One post found by BHRN that had more than 1,300 shares said the November 8 election was more than a contest between the NLD and USDP. “It is like a final match for the Buddhists,” it said. “If we lose this time our entire generation will be wiped out.”

U Kyaw Win, director of BHRN, said associating the NLD and Muslims is a “very dangerous narrative created by USDP supporters” which had likely inspired the attacks on NLD supporters.

Election-related violence also erupted in Mandalay Region’s Meiktila Township, the site of savage anti-Muslim violence in 2013, and a USDP stronghold until the election, when it lost all four seats to the NLD. As of publication, the USDP candidates have refused to accept the results, in line with the party’s central policy, and are calling the vote illegitimate.

In September, video footage showed USDP supporters wielding large sticks and throwing rocks at the homes of NLD supporters. On October 26, a man was stabbed, and a video appeared to show USDP supporters again instigating violence, chasing NLD counterparts with large sticks.

In a group called “Meeting Place for Meiktila Natives” which has since been removed from Facebook, a USDP supporter seemed to call for violence the next day. “We will conquer the township in the final battle,” said the now-deleted post. “They might bring stones, sticks, knives and weapons. If anyone does not want to see bloodshed, then other parties should not try to disrupt us.”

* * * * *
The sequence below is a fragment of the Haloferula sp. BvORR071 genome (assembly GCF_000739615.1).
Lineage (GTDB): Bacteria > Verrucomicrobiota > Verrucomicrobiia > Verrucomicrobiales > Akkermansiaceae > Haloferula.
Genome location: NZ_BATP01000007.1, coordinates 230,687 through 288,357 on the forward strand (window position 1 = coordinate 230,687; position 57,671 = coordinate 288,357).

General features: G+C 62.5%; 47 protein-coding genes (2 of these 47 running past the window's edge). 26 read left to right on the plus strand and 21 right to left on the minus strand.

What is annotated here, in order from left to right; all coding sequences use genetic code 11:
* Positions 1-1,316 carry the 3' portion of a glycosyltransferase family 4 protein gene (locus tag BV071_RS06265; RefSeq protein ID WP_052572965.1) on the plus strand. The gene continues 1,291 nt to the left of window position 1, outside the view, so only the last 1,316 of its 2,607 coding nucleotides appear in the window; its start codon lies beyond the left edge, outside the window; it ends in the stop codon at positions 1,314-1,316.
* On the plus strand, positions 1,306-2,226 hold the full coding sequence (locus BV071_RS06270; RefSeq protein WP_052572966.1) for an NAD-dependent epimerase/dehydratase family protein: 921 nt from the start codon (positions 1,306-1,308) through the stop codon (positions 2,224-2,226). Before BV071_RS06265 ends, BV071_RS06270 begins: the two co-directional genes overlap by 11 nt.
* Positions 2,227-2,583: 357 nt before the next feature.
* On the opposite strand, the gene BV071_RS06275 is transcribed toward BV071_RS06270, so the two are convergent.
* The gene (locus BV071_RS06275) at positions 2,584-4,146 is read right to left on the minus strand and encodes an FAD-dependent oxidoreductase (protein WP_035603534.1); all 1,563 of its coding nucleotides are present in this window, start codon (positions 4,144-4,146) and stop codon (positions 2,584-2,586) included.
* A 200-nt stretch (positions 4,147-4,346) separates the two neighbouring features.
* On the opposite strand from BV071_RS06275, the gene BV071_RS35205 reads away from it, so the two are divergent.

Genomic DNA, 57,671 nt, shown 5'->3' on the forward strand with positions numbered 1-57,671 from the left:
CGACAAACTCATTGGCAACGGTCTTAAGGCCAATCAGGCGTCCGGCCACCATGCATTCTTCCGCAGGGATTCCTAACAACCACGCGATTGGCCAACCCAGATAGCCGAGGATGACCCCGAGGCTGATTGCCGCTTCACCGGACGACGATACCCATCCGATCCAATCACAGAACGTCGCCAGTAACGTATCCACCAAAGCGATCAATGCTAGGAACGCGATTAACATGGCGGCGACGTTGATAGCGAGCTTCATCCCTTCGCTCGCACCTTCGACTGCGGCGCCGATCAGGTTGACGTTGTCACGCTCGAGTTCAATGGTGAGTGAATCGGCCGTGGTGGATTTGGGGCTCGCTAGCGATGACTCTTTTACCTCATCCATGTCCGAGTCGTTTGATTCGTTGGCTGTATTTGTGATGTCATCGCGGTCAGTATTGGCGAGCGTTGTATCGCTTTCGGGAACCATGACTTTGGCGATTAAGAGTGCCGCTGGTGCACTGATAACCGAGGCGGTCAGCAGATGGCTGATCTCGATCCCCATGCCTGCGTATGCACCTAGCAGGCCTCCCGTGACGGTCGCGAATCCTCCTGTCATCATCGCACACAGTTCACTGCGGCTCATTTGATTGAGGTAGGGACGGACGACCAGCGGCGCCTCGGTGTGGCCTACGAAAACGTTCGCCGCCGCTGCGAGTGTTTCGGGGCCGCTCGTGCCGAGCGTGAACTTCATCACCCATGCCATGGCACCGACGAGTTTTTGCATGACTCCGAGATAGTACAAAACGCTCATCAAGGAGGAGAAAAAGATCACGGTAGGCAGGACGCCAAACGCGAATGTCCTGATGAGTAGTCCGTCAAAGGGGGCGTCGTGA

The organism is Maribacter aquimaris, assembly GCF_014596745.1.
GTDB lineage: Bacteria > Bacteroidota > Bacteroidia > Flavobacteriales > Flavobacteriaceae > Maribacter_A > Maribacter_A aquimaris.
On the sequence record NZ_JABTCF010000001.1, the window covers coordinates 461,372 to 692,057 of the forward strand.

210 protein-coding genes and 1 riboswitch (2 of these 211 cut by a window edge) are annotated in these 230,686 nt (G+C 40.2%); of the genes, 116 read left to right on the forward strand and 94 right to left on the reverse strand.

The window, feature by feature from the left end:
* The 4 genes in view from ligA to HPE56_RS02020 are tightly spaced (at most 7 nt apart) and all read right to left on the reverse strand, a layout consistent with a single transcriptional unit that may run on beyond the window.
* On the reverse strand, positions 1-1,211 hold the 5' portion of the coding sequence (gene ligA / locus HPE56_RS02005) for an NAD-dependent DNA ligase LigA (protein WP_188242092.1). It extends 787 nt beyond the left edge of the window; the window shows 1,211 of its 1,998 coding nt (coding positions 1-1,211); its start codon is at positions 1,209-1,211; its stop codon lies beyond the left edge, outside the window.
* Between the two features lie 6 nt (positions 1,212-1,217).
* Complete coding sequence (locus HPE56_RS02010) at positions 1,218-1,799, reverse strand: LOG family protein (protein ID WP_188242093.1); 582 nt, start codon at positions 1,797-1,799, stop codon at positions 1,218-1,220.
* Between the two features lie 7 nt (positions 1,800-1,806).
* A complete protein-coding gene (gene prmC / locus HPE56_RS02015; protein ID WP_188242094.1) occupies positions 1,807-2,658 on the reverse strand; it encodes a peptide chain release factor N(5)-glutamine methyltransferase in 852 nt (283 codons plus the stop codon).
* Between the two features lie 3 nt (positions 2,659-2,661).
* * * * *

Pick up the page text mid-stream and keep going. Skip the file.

NLD spokesperson U Myo Nyunt declined to comment on the USDP’s internet activity but did say that the pro-military party “is using force” and is “not willing to control their supporters”.

As Loka Ahlinn found, it was not just USDP members who were spreading hate that could incite violence. Saw Yu Mar, a People’s Pioneer Party candidate who was unsuccessful in the race for the Pyithu Hluttaw seat of Thegon in Bago Region, shared a picture of an incendiary sign on October 1 that read: “Message to the patriots: Wake up brother, sharpen the knives. The evil race and empty-minded Myanmar people are betraying our country and our land. Let’s give a lesson to them!”

Another post, by a supporter of the National Democratic Force, a party founded in 2010 by breakaway NLD members that is now allied to the USDP, claimed that the “lion” was under threat by the NLD, a reference to the USDP’s logo. “We, the bamboo hat, have to gather and store knives and sticks,” the post read, referring to the NDF’s own farmer’s hat logo.

U Aung Htay, an administrator of the Karbo village tract where Myo Win Soe was fatally beaten, said the USDP supporters had arrived that day carrying “sticks and knives”.

“I never thought such violence would happen and, in the past, such violence has never happened in this area,” he said, speaking before the election. Aung Htay said people were also worried about post-election violence. “I worry about it, too,” he said.